Companies struggle to keep operations going even amid global disruptions

InformationWeek Staff, Contributor

March 21, 2003

3 Min Read

In such precarious times--amid war, economic uncertainty, and terrorist threats--global companies are working to develop nimble supply-chain operations that can be adjusted on the fly.

Mitsubishi Caterpillar Forklift America Inc. is better prepared to handle supply-chain disruptions today than it was last fall, when a dispute between shipping companies and the longshoremen who load and unload their cargo halted work at 28 West Coast ports. The company's shipments from Japan to its Houston assembly plant slowed to a trickle, nearly shutting down production. It had to reroute shipments through the Panama Canal and bump up its inventory. "That cost us some money," says Kent Hornbacker, manufacturing materials systems manager.

Today, thanks to enhanced supply-chain planning software from i2 Technologies Inc., Mitsubishi Caterpillar is better prepared. "Now if something happens that shuts down a supplier, we can model them in the system as not being available," Hornbacker says. The planning software runs a new delivery schedule and matches that against forecasts, so the company knows what steps to take, such as expediting existing parts orders.


A longshoreman on strike last fall. The strike disrupted supply chains and alerted companies to their weak links.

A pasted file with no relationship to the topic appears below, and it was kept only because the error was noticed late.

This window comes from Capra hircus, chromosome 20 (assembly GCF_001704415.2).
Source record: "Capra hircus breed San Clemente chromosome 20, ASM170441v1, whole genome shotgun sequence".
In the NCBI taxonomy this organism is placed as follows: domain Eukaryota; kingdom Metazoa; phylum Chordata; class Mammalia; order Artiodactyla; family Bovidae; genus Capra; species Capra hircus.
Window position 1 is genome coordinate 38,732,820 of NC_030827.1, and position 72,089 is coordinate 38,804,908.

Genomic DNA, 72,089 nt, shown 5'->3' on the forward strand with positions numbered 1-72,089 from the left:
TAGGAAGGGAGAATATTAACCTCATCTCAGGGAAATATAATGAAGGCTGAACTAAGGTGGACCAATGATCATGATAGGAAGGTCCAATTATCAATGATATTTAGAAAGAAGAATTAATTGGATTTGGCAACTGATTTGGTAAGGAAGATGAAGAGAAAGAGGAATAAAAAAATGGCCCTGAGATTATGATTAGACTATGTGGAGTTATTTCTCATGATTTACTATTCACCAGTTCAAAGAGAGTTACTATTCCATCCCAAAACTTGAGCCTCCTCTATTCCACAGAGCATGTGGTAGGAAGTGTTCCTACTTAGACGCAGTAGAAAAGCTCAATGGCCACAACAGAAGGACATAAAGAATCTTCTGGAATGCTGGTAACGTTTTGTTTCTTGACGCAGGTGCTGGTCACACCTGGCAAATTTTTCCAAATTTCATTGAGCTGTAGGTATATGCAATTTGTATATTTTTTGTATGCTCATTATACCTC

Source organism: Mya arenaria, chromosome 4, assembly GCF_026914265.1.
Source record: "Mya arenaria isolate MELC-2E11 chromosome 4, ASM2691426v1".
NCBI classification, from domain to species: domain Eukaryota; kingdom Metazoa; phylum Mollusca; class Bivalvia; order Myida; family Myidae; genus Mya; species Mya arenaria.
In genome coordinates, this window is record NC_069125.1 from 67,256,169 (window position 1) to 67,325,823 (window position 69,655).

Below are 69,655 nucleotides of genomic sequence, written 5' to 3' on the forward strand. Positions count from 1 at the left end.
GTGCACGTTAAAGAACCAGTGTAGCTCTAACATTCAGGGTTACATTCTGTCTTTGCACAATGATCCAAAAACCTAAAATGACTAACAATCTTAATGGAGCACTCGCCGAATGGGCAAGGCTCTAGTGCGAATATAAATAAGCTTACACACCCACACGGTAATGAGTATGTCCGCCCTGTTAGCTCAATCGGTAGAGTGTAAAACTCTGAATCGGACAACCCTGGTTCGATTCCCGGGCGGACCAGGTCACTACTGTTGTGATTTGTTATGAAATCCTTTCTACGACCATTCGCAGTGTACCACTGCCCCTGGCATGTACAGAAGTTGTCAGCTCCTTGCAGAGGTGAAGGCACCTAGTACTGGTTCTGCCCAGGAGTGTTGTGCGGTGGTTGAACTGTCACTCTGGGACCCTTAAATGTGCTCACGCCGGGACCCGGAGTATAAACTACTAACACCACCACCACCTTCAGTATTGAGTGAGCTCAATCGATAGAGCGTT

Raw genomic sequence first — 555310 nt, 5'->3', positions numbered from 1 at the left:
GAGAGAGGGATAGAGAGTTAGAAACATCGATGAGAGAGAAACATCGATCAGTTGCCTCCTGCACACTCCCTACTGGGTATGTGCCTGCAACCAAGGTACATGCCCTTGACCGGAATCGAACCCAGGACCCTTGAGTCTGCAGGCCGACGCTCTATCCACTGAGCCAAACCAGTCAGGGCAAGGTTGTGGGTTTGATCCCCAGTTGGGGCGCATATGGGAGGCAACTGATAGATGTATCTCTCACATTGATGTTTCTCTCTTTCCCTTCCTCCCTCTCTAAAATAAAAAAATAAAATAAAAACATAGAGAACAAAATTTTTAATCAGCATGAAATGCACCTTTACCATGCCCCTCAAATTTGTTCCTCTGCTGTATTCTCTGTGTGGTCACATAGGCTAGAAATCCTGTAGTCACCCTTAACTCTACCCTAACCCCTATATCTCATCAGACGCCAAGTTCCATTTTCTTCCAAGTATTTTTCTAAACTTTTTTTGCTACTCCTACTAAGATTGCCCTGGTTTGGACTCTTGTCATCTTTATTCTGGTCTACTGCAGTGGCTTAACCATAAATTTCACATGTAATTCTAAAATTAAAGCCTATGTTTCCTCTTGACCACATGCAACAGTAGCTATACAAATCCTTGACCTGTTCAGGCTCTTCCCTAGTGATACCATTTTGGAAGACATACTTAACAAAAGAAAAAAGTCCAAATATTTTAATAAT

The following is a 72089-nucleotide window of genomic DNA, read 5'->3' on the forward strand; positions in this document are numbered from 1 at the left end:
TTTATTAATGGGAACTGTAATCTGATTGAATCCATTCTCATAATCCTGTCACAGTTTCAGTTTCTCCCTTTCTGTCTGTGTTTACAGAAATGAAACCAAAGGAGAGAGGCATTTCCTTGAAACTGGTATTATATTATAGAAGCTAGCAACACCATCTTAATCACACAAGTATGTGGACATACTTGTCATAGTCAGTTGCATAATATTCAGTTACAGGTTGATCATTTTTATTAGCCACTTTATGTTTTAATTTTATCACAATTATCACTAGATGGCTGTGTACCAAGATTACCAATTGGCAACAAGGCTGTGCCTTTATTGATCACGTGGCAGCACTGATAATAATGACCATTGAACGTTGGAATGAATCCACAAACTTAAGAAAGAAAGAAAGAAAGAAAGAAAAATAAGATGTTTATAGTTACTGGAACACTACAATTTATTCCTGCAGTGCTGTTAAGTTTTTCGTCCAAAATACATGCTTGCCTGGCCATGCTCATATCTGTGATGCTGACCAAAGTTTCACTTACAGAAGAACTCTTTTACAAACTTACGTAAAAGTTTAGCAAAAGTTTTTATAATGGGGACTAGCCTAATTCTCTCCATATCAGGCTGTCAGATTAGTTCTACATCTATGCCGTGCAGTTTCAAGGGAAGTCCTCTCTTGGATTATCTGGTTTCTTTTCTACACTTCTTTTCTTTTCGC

Mitsubishi Caterpillar's scenario planning is just one way companies can create flexible supply chains. "It's literally a commercial war game," says Al Delattre, a partner in Accenture's supply-chain services practice. "Scenario planning tests and stresses an organization's deci-sion-making ability in the event that something happens."

Owens Corning's tactic is to standardize on just a few IT vendors' products, including SAP enterprise resource planning and supply-chain applications and Provia Software Inc.'s warehouse-management apps. That lessens integration headaches if circumstances require that the global manufacturer switch production from one factory to another. Still, it could take the $5 billion-a-year company a couple of weeks to relocate manufacturing, even if the capacity is available. "The primary barrier still would be data," says Barry Burnham, team leader for logistics information systems. The company has common naming conventions for all the parts it uses so that data can easily be shared between facilities and systems, but manufacturing specifications or even lead times may be modeled with different data elements.

Software makers are acknowledging that not every company can or wants to cut the number of vendors it works with. I2 this week debuts i2 Six, a version of its supply-chain management software. The foundation is a set of operating services that includes a common data dictionary, Web-services support, workflow, and a tool that synchronizes data changes to help integrate i2's apps with other systems. Commerce One Inc. is launching its Conductor Web-services-based integration software, which has the Central Registry as its key component; any change that alters a supply network process is maintained centrally and dynamically updated. "The applications don't talk to each other, they talk to the registry," says VP of marketing Sanjay Chikarmane.

But, Burnham cautions, getting the technology right isn't all that's required. Owens Corning also has standardized business processes. If companies fail to do that, he says, "moving one operation to another location could be much more difficult."

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